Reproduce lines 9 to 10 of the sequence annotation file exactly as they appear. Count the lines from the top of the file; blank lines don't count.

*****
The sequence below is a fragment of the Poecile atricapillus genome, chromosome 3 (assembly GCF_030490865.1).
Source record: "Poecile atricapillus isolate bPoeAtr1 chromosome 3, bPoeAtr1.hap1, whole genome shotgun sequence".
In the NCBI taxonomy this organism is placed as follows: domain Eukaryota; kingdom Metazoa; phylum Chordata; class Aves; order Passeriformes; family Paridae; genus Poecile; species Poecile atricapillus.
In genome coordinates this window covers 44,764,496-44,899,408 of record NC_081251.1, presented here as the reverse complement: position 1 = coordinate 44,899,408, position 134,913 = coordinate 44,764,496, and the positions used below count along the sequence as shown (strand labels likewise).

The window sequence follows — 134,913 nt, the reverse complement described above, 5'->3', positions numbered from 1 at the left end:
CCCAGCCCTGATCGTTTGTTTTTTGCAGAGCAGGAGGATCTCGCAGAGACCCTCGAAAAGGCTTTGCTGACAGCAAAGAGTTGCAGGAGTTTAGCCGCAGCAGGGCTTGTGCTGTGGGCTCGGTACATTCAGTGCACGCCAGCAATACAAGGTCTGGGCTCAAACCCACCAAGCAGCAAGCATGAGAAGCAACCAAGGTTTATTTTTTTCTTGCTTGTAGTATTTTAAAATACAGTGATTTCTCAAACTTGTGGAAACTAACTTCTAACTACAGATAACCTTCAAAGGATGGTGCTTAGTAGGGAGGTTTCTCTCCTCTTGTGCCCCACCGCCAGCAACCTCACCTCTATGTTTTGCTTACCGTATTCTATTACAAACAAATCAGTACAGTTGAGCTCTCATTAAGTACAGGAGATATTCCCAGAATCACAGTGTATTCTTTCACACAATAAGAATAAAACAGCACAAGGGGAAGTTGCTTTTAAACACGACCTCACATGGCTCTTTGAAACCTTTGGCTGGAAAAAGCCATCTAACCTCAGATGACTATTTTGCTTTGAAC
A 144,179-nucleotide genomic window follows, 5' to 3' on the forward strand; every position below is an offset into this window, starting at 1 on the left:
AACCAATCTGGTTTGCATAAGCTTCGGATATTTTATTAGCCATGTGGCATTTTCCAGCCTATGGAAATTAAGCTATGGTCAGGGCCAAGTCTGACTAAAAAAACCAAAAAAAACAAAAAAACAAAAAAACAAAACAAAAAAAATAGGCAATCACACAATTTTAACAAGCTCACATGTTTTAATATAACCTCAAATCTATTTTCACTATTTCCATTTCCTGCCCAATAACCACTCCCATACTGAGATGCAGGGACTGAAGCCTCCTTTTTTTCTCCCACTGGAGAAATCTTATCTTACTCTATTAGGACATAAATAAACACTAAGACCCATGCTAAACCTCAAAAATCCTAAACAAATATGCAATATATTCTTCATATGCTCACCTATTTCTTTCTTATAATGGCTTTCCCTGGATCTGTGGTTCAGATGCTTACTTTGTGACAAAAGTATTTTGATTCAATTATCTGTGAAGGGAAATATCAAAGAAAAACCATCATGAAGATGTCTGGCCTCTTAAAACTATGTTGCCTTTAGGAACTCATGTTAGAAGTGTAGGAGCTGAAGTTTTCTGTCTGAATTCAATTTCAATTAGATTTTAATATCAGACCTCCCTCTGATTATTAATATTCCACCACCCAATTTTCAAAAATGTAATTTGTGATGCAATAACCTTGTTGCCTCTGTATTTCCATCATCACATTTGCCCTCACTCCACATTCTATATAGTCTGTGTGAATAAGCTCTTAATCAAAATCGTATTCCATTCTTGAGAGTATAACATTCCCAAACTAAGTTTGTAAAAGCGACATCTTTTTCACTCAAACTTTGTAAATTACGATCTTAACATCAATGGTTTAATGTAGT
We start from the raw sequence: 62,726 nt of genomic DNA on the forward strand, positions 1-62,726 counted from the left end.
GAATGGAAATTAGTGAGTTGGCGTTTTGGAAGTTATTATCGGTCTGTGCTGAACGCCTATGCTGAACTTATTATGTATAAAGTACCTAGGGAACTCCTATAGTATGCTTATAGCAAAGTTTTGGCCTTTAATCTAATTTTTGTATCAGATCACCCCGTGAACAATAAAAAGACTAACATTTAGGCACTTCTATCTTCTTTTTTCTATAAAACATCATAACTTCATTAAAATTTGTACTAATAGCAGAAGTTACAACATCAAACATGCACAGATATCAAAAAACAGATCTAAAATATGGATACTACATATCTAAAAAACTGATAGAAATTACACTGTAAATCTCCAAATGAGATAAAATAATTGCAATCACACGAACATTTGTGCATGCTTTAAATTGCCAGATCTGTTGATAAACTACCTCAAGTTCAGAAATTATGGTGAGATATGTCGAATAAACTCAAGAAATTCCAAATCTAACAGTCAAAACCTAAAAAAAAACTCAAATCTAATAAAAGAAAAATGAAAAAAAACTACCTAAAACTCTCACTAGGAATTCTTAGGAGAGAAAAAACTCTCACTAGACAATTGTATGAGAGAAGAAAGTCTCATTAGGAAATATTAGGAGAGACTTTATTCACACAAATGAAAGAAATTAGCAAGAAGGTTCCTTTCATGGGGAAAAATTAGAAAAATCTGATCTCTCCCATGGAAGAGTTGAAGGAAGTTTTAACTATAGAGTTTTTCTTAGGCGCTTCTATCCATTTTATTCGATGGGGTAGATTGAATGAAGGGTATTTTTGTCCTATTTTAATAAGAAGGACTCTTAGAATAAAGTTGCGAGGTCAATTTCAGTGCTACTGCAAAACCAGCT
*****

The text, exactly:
We start from the raw sequence: 62,726 nt of genomic DNA on the forward strand, positions 1-62,726 counted from the left end.
GAATGGAAATTAGTGAGTTGGCGTTTTGGAAGTTATTATCGGTCTGTGCTGAACGCCTATGCTGAACTTATTATGTATAAAGTACCTAGGGAACTCCTATAGTATGCTTATAGCAAAGTTTTGGCCTTTAATCTAATTTTTGTATCAGATCACCCCGTGAACAATAAAAAGACTAACATTTAGGCACTTCTATCTTCTTTTTTCTATAAAACATCATAACTTCATTAAAATTTGTACTAATAGCAGAAGTTACAACATCAAACATGCACAGATATCAAAAAACAGATCTAAAATATGGATACTACATATCTAAAAAACTGATAGAAATTACACTGTAAATCTCCAAATGAGATAAAATAATTGCAATCACACGAACATTTGTGCATGCTTTAAATTGCCAGATCTGTTGATAAACTACCTCAAGTTCAGAAATTATGGTGAGATATGTCGAATAAACTCAAGAAATTCCAAATCTAACAGTCAAAACCTAAAAAAAAACTCAAATCTAATAAAAGAAAAATGAAAAAAAACTACCTAAAACTCTCACTAGGAATTCTTAGGAGAGAAAAAACTCTCACTAGACAATTGTATGAGAGAAGAAAGTCTCATTAGGAAATATTAGGAGAGACTTTATTCACACAAATGAAAGAAATTAGCAAGAAGGTTCCTTTCATGGGGAAAAATTAGAAAAATCTGATCTCTCCCATGGAAGAGTTGAAGGAAGTTTTAACTATAGAGTTTTTCTTAGGCGCTTCTATCCATTTTATTCGATGGGGTAGATTGAATGAAGGGTATTTTTGTCCTATTTTAATAAGAAGGACTCTTAGAATAAAGTTGCGAGGTCAATTTCAGTGCTACTGCAAAACCAGCT